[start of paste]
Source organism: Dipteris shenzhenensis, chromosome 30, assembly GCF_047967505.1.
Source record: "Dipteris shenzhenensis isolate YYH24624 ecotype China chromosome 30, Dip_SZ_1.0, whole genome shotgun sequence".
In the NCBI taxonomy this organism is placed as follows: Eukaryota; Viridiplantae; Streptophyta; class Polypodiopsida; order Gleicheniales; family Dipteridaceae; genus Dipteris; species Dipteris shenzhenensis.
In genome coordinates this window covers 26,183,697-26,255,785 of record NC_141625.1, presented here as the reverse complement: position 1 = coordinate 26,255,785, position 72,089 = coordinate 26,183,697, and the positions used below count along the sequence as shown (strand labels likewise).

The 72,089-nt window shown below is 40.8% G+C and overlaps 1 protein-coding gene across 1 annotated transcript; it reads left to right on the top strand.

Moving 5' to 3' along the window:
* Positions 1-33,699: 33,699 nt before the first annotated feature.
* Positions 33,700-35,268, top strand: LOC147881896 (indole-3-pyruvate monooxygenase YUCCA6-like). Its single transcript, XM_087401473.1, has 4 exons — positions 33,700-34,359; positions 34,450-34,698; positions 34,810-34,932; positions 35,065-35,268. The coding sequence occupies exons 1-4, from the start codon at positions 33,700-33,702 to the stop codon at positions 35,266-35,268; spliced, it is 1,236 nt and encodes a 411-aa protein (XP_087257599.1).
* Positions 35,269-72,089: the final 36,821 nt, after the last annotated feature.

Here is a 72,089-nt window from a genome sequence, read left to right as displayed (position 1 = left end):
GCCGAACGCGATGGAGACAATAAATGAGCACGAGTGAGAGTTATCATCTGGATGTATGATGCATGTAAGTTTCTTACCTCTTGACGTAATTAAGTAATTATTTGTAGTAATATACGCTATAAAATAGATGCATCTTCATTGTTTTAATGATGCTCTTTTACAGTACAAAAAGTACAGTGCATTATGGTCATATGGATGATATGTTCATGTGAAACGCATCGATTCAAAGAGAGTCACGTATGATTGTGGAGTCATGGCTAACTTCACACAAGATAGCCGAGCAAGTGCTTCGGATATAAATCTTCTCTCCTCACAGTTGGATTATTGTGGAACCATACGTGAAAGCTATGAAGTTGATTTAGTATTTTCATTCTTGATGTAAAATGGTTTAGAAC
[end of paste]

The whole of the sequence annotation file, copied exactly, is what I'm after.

Source organism: Dipteris shenzhenensis, chromosome 30, assembly GCF_047967505.1.
Source record: "Dipteris shenzhenensis isolate YYH24624 ecotype China chromosome 30, Dip_SZ_1.0, whole genome shotgun sequence".
In the NCBI taxonomy this organism is placed as follows: Eukaryota; Viridiplantae; Streptophyta; class Polypodiopsida; order Gleicheniales; family Dipteridaceae; genus Dipteris; species Dipteris shenzhenensis.
In genome coordinates this window covers 26,183,697-26,255,785 of record NC_141625.1, presented here as the reverse complement: position 1 = coordinate 26,255,785, position 72,089 = coordinate 26,183,697, and the positions used below count along the sequence as shown (strand labels likewise).

The 72,089-nt window shown below is 40.8% G+C and overlaps 1 protein-coding gene across 1 annotated transcript; it reads left to right on the top strand.

Moving 5' to 3' along the window:
* Positions 1-33,699: 33,699 nt before the first annotated feature.
* Positions 33,700-35,268, top strand: LOC147881896 (indole-3-pyruvate monooxygenase YUCCA6-like). Its single transcript, XM_087401473.1, has 4 exons — positions 33,700-34,359; positions 34,450-34,698; positions 34,810-34,932; positions 35,065-35,268. The coding sequence occupies exons 1-4, from the start codon at positions 33,700-33,702 to the stop codon at positions 35,266-35,268; spliced, it is 1,236 nt and encodes a 411-aa protein (XP_087257599.1).
* Positions 35,269-72,089: the final 36,821 nt, after the last annotated feature.

Here is a 72,089-nt window from a genome sequence, read left to right as displayed (position 1 = left end):
GCCGAACGCGATGGAGACAATAAATGAGCACGAGTGAGAGTTATCATCTGGATGTATGATGCATGTAAGTTTCTTACCTCTTGACGTAATTAAGTAATTATTTGTAGTAATATACGCTATAAAATAGATGCATCTTCATTGTTTTAATGATGCTCTTTTACAGTACAAAAAGTACAGTGCATTATGGTCATATGGATGATATGTTCATGTGAAACGCATCGATTCAAAGAGAGTCACGTATGATTGTGGAGTCATGGCTAACTTCACACAAGATAGCCGAGCAAGTGCTTCGGATATAAATCTTCTCTCCTCACAGTTGGATTATTGTGGAACCATACGTGAAAGCTATGAAGTTGATTTAGTATTTTCATTCTTGATGTAAAATGGTTTAGAAC